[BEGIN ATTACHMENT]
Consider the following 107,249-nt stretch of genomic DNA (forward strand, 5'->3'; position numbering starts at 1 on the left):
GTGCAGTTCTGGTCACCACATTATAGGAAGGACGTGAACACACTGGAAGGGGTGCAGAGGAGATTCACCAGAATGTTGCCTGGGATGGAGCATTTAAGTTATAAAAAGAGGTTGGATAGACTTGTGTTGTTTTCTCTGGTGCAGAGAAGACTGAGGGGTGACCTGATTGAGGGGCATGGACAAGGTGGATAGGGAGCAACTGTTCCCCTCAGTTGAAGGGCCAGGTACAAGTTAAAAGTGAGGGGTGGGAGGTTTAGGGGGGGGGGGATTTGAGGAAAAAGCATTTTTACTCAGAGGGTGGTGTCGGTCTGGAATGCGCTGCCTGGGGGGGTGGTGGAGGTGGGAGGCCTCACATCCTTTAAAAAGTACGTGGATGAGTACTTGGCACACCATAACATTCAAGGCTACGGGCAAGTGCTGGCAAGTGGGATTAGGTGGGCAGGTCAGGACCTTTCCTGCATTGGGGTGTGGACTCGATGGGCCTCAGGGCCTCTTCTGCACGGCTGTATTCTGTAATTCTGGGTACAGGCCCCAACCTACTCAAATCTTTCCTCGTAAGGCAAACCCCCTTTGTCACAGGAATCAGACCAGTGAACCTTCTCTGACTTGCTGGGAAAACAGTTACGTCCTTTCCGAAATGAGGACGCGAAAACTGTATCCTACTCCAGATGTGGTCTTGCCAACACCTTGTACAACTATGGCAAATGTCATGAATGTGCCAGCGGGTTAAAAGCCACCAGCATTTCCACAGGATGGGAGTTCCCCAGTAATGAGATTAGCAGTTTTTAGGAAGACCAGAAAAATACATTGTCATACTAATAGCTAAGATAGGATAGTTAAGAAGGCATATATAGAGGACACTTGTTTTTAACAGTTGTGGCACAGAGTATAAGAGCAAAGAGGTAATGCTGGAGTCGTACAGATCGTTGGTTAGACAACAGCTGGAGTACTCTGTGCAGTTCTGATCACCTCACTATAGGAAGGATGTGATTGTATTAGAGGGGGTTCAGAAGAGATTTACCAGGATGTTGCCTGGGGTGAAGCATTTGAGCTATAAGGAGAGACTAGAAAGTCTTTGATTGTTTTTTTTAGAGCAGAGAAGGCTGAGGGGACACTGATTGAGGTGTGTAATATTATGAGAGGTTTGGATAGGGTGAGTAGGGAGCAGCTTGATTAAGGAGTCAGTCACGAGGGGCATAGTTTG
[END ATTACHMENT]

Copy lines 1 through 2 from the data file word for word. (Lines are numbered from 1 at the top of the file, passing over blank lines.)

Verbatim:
Consider the following 107,249-nt stretch of genomic DNA (forward strand, 5'->3'; position numbering starts at 1 on the left):
GTGCAGTTCTGGTCACCACATTATAGGAAGGACGTGAACACACTGGAAGGGGTGCAGAGGAGATTCACCAGAATGTTGCCTGGGATGGAGCATTTAAGTTATAAAAAGAGGTTGGATAGACTTGTGTTGTTTTCTCTGGTGCAGAGAAGACTGAGGGGTGACCTGATTGAGGGGCATGGACAAGGTGGATAGGGAGCAACTGTTCCCCTCAGTTGAAGGGCCAGGTACAAGTTAAAAGTGAGGGGTGGGAGGTTTAGGGGGGGGGGGATTTGAGGAAAAAGCATTTTTACTCAGAGGGTGGTGTCGGTCTGGAATGCGCTGCCTGGGGGGGTGGTGGAGGTGGGAGGCCTCACATCCTTTAAAAAGTACGTGGATGAGTACTTGGCACACCATAACATTCAAGGCTACGGGCAAGTGCTGGCAAGTGGGATTAGGTGGGCAGGTCAGGACCTTTCCTGCATTGGGGTGTGGACTCGATGGGCCTCAGGGCCTCTTCTGCACGGCTGTATTCTGTAATTCTGGGTACAGGCCCCAACCTACTCAAATCTTTCCTCGTAAGGCAAACCCCCTTTGTCACAGGAATCAGACCAGTGAACCTTCTCTGACTTGCTGGGAAAACAGTTACGTCCTTTCCGAAATGAGGACGCGAAAACTGTATCCTACTCCAGATGTGGTCTTGCCAACACCTTGTACAACTATGGCAAATGTCATGAATGTGCCAGCGGGTTAAAAGCCACCAGCATTTCCACAGGATGGGAGTTCCCCAGTAATGAGATTAGCAGTTTTTAGGAAGACCAGAAAAATACATTGTCATACTAATAGCTAAGATAGGATAGTTAAGAAGGCATATATAGAGGACACTTGTTTTTAACAGTTGTGGCACAGAGTATAAGAGCAAAGAGGTAATGCTGGAGTCGTACAGATCGTTGGTTAGACAACAGCTGGAGTACTCTGTGCAGTTCTGATCACCTCACTATAGGAAGGATGTGATTGTATTAGAGGGGGTTCAGAAGAGATTTACCAGGATGTTGCCTGGGGTGAAGCATTTGAGCTATAAGGAGAGACTAGAAAGTCTTTGATTGTTTTTTTTAGAGCAGAGAAGGCTGAGGGGACACTGATTGAGGTGTGTAATATTATGAGAGGTTTGGATAGGGTGAGTAGGGAGCAGCTTGATTAAGGAGTCAGTCACGAGGGGCATAGTTTG